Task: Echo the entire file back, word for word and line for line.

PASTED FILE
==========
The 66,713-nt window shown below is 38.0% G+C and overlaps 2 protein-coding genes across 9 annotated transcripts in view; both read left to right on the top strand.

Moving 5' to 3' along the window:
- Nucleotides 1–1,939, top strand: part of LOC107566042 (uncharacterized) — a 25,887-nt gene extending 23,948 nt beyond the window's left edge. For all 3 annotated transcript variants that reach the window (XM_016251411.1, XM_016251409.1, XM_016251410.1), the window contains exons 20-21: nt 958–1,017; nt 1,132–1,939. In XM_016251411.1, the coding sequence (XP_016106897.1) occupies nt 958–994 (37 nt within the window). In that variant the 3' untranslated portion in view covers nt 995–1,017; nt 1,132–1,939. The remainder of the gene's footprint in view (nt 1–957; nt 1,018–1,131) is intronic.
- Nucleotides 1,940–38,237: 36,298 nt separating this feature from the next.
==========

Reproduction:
The 66,713-nt window shown below is 38.0% G+C and overlaps 2 protein-coding genes across 9 annotated transcripts in view; both read left to right on the top strand.

Moving 5' to 3' along the window:
- Nucleotides 1–1,939, top strand: part of LOC107566042 (uncharacterized) — a 25,887-nt gene extending 23,948 nt beyond the window's left edge. For all 3 annotated transcript variants that reach the window (XM_016251411.1, XM_016251409.1, XM_016251410.1), the window contains exons 20-21: nt 958–1,017; nt 1,132–1,939. In XM_016251411.1, the coding sequence (XP_016106897.1) occupies nt 958–994 (37 nt within the window). In that variant the 3' untranslated portion in view covers nt 995–1,017; nt 1,132–1,939. The remainder of the gene's footprint in view (nt 1–957; nt 1,018–1,131) is intronic.
- Nucleotides 1,940–38,237: 36,298 nt separating this feature from the next.